Phase 1 of the research (March 2016 - 2017) and phase 2 - titled Please Do Touch (May - December 2018) were financially supported using public funding by the National Lottery through Arts Council England, in partnership with Dance4, Leeds Beckett University, Northern School of Contemporary Dance, Derby Museums Trust (The Silk Mill), Nottingham Castle Museum and Art Gallery, and De Montfort University.
We undertook residencies at Dance4’s International Centre for Choreography, The Silk Mill in Derby, Leicester New Walk Museum and Art Gallery, Leeds Beckett University and the Northern School of Contemporary Dance. Through our partnership with Derby Museums Trust we explored more traditional approaches to archiving physical objects and artefacts.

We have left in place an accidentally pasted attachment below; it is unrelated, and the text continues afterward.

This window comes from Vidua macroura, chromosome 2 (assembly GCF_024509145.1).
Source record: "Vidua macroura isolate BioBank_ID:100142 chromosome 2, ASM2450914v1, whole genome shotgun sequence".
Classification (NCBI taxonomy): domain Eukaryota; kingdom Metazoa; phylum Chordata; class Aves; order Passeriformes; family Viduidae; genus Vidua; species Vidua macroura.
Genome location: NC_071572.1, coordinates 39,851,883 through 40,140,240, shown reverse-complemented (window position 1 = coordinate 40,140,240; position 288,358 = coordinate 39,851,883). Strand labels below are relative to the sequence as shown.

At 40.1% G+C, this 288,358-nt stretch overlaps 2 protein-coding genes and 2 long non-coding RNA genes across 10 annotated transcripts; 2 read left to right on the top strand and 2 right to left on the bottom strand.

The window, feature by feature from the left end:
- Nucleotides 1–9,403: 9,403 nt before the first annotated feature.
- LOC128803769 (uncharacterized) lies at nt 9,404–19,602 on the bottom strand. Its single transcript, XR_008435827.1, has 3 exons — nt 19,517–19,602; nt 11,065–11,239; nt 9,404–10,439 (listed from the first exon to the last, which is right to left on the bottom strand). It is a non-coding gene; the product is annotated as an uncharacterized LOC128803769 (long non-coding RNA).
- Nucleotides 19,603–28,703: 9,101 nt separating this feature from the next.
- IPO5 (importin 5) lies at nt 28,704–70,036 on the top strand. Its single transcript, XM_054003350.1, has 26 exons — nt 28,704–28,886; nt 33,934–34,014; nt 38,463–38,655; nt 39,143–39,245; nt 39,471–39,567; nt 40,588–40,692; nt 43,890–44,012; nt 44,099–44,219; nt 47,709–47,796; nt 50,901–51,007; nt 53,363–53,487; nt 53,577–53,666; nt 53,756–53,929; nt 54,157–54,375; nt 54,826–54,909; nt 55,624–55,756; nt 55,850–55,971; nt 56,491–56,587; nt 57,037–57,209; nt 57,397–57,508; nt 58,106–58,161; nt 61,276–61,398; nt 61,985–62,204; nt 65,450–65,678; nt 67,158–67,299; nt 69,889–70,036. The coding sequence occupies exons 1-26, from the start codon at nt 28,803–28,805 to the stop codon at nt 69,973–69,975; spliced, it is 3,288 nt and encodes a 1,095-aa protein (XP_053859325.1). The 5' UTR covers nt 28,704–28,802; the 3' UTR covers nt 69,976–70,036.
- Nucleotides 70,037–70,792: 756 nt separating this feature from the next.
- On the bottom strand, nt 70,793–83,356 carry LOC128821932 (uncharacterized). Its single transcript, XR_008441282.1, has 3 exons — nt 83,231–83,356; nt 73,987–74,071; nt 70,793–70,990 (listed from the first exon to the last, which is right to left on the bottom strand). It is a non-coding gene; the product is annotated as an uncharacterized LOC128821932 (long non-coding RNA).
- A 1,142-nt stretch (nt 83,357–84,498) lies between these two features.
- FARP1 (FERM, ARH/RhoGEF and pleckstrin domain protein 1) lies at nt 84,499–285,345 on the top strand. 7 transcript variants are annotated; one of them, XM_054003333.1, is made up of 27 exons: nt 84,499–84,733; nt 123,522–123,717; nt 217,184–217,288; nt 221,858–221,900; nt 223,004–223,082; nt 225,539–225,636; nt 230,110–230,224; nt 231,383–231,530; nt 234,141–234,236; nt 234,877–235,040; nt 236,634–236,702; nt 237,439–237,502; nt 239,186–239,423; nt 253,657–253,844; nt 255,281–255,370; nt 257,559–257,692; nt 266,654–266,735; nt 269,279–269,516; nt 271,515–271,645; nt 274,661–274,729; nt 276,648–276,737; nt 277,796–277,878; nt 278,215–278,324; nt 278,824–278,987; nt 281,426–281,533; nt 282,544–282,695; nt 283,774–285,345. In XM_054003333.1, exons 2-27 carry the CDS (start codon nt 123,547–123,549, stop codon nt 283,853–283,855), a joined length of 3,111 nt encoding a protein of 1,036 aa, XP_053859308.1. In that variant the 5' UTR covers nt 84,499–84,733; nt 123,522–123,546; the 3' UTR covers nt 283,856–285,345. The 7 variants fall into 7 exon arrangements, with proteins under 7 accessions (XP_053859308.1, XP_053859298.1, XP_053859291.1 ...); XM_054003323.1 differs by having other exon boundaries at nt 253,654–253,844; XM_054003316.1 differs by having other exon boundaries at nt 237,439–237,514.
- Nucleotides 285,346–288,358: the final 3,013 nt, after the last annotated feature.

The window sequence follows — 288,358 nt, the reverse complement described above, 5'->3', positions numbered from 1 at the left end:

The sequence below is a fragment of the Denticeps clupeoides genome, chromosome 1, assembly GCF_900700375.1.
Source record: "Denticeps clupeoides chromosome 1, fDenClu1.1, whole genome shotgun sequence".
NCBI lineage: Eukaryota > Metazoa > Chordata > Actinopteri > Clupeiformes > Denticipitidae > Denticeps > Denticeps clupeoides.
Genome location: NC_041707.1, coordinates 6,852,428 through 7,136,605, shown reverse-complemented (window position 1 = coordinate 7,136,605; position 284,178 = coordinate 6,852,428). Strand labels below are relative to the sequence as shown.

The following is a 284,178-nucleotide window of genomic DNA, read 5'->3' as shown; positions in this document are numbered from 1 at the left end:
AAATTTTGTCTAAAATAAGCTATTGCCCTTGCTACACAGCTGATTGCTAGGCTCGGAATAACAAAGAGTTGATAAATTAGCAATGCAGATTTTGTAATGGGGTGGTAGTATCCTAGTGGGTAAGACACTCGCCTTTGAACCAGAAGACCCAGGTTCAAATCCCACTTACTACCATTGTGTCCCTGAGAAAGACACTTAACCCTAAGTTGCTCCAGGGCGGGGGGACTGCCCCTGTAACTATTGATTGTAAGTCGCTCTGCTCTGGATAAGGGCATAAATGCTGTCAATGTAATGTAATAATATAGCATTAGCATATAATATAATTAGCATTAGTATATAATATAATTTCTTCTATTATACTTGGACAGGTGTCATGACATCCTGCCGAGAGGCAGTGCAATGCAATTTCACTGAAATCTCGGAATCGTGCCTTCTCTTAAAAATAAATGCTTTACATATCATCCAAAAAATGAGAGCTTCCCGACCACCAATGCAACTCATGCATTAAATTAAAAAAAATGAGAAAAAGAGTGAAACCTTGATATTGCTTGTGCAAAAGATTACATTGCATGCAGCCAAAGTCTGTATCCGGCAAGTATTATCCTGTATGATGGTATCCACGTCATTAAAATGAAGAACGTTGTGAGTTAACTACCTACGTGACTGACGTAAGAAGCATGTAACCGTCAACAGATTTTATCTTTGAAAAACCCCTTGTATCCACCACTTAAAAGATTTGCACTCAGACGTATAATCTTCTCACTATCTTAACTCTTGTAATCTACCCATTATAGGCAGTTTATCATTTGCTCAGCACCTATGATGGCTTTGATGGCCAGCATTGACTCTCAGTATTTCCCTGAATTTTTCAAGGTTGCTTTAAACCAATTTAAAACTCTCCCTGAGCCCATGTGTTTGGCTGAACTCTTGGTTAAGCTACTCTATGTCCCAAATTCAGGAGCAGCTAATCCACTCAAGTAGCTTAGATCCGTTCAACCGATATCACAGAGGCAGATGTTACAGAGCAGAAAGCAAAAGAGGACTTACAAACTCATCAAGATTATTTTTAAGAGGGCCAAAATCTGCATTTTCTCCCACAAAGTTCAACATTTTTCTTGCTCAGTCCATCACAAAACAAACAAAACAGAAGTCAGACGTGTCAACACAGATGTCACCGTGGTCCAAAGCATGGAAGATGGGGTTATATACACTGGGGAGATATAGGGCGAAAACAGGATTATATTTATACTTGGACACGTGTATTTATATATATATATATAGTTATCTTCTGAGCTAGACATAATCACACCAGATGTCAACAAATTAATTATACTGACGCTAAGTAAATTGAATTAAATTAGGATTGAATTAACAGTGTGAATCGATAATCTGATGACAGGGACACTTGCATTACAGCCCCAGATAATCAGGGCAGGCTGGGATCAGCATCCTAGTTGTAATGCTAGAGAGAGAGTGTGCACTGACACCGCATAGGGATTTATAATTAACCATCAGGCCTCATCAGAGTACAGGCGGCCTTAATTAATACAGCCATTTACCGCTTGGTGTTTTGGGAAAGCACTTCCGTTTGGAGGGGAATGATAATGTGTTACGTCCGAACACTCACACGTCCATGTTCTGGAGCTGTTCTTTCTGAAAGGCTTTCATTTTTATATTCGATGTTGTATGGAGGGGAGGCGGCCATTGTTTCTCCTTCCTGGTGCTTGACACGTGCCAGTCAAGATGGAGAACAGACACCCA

During the project, the Silk Mill was going through a process of redevelopment, with its archive being strategically worked through as items were moved and put into storage. Learning about these processes informed our thinking, enabling us to approach the research from new perspectives and challenge our assumptions and notions of the archive. For example, one distinction that we noted between a museum's and our corporeal archive is that the former is ostensibly public: it is visible to others and there is a conscious decision making process about what is included in that archive. Therefore, we question how conscious we are about what is stored in our physical archive, how this is stored and how much of this is on display to the public at any one time through our performance work.